Wakizashi Hanover is “Freaky” Good Again
By Bill Finley
Photo by Jamie Linscott
In a race that pitted brother-versus-brother and star-versus-star, there was a lot of hype coming into last night’s Jennas Beach Boy at Hoosier Park. In the end, though, it wasn’t much of a race. Wakizashi Hanover took care of that.
Indiana-bred star Freaky Feet Pete tried his best in his first tilt on the Grand Circuit, but he was no match last night for Wakizashi Hanover in the $110,250 Jenna’s Beach Boy. With Tim Tetrick beating little brother Trace, Wakizashi won by 2 1/4 lengths in 1:48.4.
It was a big night at Hoosier, where another highlight was still another win by Bee A Magician over the boys, this time in the Centaur Trotting Classic.
Even though he was nowhere near Hoosier last night, Wiggle It Jiggleit was part of the story in the Jennas Beach Boy. Wakizashi Hanover is one of only two horses to have ever beaten him and Wiggle It Jiggleit is the only horse that had beaten Freaky Feet this year. That made last night’s race more or less a battle to see who is the second best 3-year-old male pacer on the planet.
The other story was the battle of the Brothers Tetrick, as Tim drove Wakizashi and Trace drove Freaky Feet Pete.
The betting public knew it would be one or the other, making Pete the 3-5 favorite and Wakizashi the 6-5 second choice. The next lowest price on any other horse in the race was the 50-1 on Camturo Rock.
Trace took the initiative off the gate, gunning Freaky Feet Pete from the nine post while Tim settled into a two-hole trip. It seemed at times as if they were the only two in the race. Tim waited patiently, didn’t tip out until mid-stretch, and then sat back in the bike as his mount blew past Freaky Feet.
“Freaky Feet Pete is a good horse,” said Wakizashi’s co-owner Bruce Kennedy. “When you’re dealing in harness racing anything can happen in a race and when your opponent has a record like Freaky Feet Pete had you can’t take it lightly. We knew he was a dangerous horse.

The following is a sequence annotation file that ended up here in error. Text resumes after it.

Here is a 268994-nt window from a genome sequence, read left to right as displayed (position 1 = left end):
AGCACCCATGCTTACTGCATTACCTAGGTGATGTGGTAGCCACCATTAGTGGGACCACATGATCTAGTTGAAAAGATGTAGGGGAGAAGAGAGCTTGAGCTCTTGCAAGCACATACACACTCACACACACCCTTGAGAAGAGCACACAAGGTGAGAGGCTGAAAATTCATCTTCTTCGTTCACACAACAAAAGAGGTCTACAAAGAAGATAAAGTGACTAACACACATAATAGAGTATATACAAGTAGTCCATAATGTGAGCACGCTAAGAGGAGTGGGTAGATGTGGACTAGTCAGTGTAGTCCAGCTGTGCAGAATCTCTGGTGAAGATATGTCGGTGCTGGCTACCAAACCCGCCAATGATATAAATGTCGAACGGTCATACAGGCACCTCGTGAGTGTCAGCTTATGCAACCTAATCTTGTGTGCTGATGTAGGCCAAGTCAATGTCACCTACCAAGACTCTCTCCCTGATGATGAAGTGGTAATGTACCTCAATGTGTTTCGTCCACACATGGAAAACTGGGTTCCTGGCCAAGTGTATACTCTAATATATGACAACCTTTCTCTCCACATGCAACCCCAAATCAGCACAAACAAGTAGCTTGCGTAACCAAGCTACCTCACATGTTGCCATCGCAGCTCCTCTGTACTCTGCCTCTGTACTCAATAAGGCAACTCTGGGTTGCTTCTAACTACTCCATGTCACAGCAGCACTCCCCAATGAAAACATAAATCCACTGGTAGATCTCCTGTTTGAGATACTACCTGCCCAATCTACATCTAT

“The fact that he won wasn’t a big surprise. Timmy left just enough to tell the other horse you’re not going to get there cheap. Then they both tried to set the pace for their own horses. Timmy has always been very confident with our horse.”
Wakizashi Hanover is now 10 for 16 on the year and might be in line for a Dan Patch Award if not for the fact that Wiggle It Jiggleit is out there. It’s not clear when the two will meet again. Wiggle It Jiggleit is headed to Hoosier to face Freaky Feet Pete in the Indiana sire stakes finals on Oct. 10. Meanwhile, Kennedy said the Oct. 6 Keystone Classic at The Meadows will be next for their horse.
Wakizashi Hanover is being pointed for the Breeders Crown, while Wiggle It Jiggleit’s connections say they are leaning against supplementing into that race.
As for Bee A Magician, she seems to be more machine than horse. Last night was her 61st career start and her 41st career win. She’s clearly the top older trotter in the sport, males included.
The only thing different for her last night was the presence of a new driver. Brian Sears elected to drive at Yonkers in the New York sire stakes finals, so Dave Miller picked up the assignment. Sears will eb back for her next race.
Perhaps keeping in mind that Bee A Magician has a huge race coming up in the Oct. 10 Yonkers International, Miller was content to let the daughter of Kadabra do her own thing. She didn’t really gear up until the final turn and when she did she swept past Gural Hanover. Wind Of the North made somewhat of a race of it late with a late move, but Bee A Magcian held on to win comfortably, by 1 ½ lengths. The time was 1:53.
“She’s an amazing horse,” Miller said. “She overcame a bad post (No. 9) and got the job done. It’s not easy for these mares to keep racing the boys. They are bigger and stronger and she’s one of the few that can keep beating them.”
Second choice Natural Herbie, also International-bound, showed nothing, finishing eighth.
The first of the night’s stakes races resulted in a minor upset as Sunset Glider beat 2-5 favorite Womans Will by a half-length for the Takter-Gingras combination in the $207,300 Kentucky Stallion Management for 2-year-old trotting fillies. The race drew just five horses. Sunset Gilder led throughout.
Indiana-bred Topville Cadillac won a division of the Kentucky Stallion Management for 2-year-old pacing fillies, with Call Me Queen Be winning the other. Call Me Queen Be was driven by Scott Zeron, who came right back and won the Elevation for 2-year-old pacing colts with American Passport. Trainer Tony Alagna finished one-two in the race with Mindtrip rounding out the exacta. Both were maidens coming into the race.